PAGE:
Efficient Solar Water Splitting with 5,000 Hours Stability Using Earth-abundant Catalysts and Durable Layered 2D Perovskites
Recipient Los Alamos National Lab/LANL (PI: Aditya Mohite)
Subs Rutgers (PI: Manish Chhowalla) and University of Louisville (PI: Gautam Gupta)
Water Splitting Technology PEC
Status Not Active
Abstract Despite decades of research and in-spite of significant progress, efficient large-scale solar-to-fuel con-version (water to H2) remains a challenge. Two of the most developed technologies are based on (a) Titania (or metal oxides) and (b) III-V semiconductors. Although the metal oxides are durable, they are inefficient with average STH efficiency of 1% because of incomplete absorption across solar spectrum. PECs employing tandem solar cells based on III-V semiconductors are extremely efficient with STH efficiencies >12%, however, they have a high propensity for photo-corrosion in aqueous media.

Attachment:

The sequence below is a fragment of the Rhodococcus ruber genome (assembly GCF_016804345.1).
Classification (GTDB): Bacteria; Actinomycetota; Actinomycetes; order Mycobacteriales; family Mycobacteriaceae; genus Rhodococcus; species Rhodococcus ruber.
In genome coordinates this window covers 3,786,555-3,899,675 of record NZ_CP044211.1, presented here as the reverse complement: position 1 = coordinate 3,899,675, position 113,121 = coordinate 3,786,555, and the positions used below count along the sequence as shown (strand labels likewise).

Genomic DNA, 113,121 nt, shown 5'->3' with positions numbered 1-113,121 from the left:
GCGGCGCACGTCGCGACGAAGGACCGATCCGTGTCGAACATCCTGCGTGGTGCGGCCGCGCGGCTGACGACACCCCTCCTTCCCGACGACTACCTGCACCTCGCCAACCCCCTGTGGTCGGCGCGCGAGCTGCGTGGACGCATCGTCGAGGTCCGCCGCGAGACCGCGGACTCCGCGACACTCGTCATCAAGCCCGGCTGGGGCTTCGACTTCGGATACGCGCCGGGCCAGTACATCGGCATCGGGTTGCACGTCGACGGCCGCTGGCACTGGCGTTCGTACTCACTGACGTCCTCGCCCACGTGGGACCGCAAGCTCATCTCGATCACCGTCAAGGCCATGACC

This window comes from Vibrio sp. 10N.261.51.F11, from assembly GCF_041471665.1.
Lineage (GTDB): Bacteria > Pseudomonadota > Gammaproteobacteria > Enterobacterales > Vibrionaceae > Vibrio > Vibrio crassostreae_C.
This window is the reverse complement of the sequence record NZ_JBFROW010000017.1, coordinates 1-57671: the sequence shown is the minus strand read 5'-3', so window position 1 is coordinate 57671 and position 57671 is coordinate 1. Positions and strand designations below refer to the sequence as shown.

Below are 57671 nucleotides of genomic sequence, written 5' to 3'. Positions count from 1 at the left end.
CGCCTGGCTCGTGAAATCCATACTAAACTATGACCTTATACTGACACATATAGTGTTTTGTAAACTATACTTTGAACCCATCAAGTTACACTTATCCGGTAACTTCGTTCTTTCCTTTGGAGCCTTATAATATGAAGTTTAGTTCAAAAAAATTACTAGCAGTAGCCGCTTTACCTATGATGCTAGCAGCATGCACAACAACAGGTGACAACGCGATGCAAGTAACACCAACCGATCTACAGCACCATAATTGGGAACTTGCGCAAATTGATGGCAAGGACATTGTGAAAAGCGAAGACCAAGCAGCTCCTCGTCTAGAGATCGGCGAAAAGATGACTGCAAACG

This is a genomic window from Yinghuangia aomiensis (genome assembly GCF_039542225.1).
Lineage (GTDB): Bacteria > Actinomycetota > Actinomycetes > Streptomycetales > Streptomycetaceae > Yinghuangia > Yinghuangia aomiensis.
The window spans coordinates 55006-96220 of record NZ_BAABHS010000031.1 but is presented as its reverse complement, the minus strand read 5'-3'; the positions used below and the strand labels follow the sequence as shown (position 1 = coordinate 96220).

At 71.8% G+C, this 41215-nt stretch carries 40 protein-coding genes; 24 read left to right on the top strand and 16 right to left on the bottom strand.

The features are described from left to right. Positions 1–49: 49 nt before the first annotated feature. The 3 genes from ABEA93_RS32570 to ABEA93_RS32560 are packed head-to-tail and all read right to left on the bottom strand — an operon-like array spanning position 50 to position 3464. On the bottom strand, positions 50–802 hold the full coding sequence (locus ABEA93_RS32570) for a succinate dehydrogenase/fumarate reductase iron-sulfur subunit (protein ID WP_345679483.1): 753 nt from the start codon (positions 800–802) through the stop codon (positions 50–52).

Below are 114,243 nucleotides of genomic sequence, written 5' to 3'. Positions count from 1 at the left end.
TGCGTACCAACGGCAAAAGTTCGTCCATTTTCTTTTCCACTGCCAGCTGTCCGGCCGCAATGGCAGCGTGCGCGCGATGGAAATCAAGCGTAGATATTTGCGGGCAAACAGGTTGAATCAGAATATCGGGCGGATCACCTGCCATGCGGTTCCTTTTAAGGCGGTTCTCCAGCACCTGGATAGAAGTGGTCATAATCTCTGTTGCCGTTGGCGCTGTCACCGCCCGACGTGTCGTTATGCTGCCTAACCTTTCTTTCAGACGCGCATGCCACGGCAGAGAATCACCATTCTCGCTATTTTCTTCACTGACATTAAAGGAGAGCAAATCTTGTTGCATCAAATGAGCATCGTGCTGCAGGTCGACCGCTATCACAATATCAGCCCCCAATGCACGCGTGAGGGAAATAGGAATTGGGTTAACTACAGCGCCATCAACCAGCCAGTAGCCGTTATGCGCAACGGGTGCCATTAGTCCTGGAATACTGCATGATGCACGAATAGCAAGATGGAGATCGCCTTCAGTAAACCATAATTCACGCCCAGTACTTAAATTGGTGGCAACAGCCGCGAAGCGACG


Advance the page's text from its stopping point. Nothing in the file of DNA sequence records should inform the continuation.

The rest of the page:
In this project, we will demonstrate a novel and efficient PEC system using low-cost, advanced earth abundant materials for achieving direct water-splitting to produce hydrogen fuel. By interfacing our recently pioneered technologically stable (in sunlight and 65% humidity) and high-efficiency (solar cell efficiency >14%) layered two-dimensional perovskites with our recently developed high performance catalysts for Hydrogen evolution reaction (HER) and Oxygen evolution reaction (OER), we will produce first of its kind PCE cells. We will achieve our goal through innovation in each of the three components of the water-splitting system namely (1) high-efficiency, low-cost perovskite photocells in tandem (2) HER and OER catalysts on high surface area carbon supports and (3) Integration of 2D perovskite solar cells with catalysts with electronically transparent, moisture resistant barriers. Specific strategies described below will be developed in each component to understand factors that lead to corrosion and degradation and develop strategies to mitigate these detrimental effects.